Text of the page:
The idiocy of calling Corbynistas ‘Marxists’
There’s nothing red about these bland, unambitious, lame leftists.
Many nails have been driven into the coffin of Marxism over the decades, mostly by right-wingers who dread this revolutionary theory but also by Stalinists who pretend to love it yet who trample underfoot its every positive, intellectual, humanist, trouble-making idea. But the final nail, the tack that might just close the coffin for good, is being bashed in by a different kind of politico. By people who consider themselves thoroughly red. People who visit Marx’s grave, take selfies in front of statues of Engels, and while away a considerable chunk of their lives posting Marxist memes on the internet. Yes, it’s Corbynistas. These pseudo-rads have achieved something the right and the old Stalinist brutes could only have dreamt of: they’ve made Marxism into a joke.
Everywhere you look in 21st-century Britain, there’s a youthful Labourite, usually with zanily dyed hair, and a copy of some Marxist tome tucked under his, her or zir arm, telling everyone how radical they are. ‘Seize the memes of production!’, they cry on Twitter, which is funny, but they’re not joking. They really think that sharing pics of Marx’s face next to a half-witty line about Corbyn nationalising Richard Branson’s trains, or having an FB profile pic of them reading Capital, or cheering as a monument to Engels is unveiled in Manchester, makes them modern-day Trotskyists, part of a new, more peaceful Red Army. Embarrassing figures like Paul Mason, so establishment he went from the BBC to the Guardian, whip up these make-believe Marxist youths by getting them to sing The Internationale at Labour conference before they all dance ironically to gangsta rap.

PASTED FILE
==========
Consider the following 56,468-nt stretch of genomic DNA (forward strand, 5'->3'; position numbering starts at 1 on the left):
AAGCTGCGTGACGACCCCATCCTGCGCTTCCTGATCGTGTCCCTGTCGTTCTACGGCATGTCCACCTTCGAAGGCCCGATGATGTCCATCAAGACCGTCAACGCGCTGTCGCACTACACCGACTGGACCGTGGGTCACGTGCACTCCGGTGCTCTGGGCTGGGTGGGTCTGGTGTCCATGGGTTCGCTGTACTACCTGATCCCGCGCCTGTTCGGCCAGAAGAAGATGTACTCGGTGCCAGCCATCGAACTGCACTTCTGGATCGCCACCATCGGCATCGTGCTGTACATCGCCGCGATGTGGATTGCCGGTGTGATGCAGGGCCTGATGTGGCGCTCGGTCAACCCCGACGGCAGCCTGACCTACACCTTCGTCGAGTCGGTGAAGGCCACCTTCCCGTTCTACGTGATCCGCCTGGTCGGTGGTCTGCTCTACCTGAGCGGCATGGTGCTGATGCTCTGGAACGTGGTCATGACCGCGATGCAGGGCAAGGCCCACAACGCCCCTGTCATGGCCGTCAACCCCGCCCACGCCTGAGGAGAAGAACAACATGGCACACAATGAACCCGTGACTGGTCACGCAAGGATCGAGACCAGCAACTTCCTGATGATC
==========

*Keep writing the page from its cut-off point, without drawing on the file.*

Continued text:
They talk about seizing rich people’s property, creating a new era of automated luxury communism (without having a communist revolution, of course, because that would be far too great a hullabaloo), and once again raising the red flag, or at least Clause IV, above the newly radicalised Labour Party. Their proposed new Clause IV, replacing the one about the fruits of workers’ labour that Tony Blair ditched in the 1990s, is all about making sure the plebs are happy and healthy, reading more like a caring missive from the Women’s Institute than a daring statement from a workers’ outfit. But no matter. So long as they can pose as the resuscitators of radicalism, the breathers of life back into old, red, edgy ways of doing politics, that’s all that counts, regardless of whether it’s accurate, and it isn’t.